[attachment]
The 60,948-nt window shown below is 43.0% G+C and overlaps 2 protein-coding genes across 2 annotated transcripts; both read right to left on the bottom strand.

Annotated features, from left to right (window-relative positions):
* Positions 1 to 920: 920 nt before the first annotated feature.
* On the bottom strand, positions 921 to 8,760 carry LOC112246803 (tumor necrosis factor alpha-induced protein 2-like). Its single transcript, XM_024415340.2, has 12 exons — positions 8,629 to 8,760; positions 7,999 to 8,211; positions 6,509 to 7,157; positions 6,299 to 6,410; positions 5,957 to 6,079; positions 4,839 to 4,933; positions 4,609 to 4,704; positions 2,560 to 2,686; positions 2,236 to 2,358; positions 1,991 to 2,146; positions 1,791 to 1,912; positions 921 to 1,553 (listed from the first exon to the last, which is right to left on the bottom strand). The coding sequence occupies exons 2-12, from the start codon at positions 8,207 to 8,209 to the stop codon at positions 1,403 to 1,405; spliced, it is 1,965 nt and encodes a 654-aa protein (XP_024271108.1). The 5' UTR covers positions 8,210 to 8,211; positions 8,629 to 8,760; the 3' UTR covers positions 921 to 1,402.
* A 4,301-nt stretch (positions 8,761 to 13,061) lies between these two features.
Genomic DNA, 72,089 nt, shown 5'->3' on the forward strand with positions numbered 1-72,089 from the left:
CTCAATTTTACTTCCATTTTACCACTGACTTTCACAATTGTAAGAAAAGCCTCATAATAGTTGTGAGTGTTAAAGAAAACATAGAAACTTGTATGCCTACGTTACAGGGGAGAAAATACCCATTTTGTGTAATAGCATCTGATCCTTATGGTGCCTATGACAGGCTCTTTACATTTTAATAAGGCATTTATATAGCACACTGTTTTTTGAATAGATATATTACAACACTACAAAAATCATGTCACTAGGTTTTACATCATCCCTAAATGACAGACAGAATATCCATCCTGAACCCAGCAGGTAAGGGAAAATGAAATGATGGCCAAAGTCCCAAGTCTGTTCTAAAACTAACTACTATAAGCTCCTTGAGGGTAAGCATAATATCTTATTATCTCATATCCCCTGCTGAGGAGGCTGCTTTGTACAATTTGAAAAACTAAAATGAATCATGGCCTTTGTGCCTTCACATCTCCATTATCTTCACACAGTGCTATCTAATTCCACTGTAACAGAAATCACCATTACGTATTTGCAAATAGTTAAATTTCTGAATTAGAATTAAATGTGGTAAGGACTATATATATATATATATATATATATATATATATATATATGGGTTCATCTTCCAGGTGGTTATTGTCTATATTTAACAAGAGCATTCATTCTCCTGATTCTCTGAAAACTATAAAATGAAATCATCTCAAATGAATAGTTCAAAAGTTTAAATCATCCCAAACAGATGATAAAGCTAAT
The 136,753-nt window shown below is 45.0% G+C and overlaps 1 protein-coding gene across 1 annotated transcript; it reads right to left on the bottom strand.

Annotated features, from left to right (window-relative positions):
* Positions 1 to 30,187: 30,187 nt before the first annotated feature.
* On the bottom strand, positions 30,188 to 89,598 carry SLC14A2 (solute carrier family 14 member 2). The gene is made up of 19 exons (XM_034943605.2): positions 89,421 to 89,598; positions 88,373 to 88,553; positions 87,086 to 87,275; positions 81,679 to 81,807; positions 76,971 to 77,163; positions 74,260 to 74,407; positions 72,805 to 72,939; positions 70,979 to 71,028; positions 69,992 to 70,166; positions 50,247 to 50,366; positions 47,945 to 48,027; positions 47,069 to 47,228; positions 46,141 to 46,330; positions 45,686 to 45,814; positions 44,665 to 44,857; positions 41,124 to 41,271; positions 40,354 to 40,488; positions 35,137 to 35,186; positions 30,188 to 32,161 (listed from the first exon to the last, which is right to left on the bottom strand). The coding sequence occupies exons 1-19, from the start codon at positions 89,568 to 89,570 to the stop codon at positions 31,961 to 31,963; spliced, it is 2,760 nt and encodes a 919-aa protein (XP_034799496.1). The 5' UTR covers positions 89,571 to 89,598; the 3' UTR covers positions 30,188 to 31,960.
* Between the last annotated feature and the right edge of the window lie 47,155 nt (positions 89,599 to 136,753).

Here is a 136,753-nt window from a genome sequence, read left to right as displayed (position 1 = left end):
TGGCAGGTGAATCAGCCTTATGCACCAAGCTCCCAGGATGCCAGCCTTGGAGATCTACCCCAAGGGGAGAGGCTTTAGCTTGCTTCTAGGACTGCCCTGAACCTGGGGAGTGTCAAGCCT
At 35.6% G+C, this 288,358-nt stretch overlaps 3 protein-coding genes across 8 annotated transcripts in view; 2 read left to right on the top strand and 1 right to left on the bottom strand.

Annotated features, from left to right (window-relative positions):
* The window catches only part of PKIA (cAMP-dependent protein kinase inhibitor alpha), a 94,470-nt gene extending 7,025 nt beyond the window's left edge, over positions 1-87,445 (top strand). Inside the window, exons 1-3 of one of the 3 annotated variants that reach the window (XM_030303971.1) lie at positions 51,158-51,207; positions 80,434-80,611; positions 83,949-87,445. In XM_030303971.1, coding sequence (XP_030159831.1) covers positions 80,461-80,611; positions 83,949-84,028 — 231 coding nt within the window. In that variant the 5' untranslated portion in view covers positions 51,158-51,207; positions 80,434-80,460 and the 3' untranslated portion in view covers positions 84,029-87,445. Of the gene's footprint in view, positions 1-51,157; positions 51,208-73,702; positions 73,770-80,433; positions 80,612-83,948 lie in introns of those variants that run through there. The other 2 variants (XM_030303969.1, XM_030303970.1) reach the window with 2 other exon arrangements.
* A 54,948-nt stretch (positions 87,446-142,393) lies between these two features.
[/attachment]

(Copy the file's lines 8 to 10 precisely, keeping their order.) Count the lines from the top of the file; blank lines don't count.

The 136,753-nt window shown below is 45.0% G+C and overlaps 1 protein-coding gene across 1 annotated transcript; it reads right to left on the bottom strand.

Annotated features, from left to right (window-relative positions):
* Positions 1 to 30,187: 30,187 nt before the first annotated feature.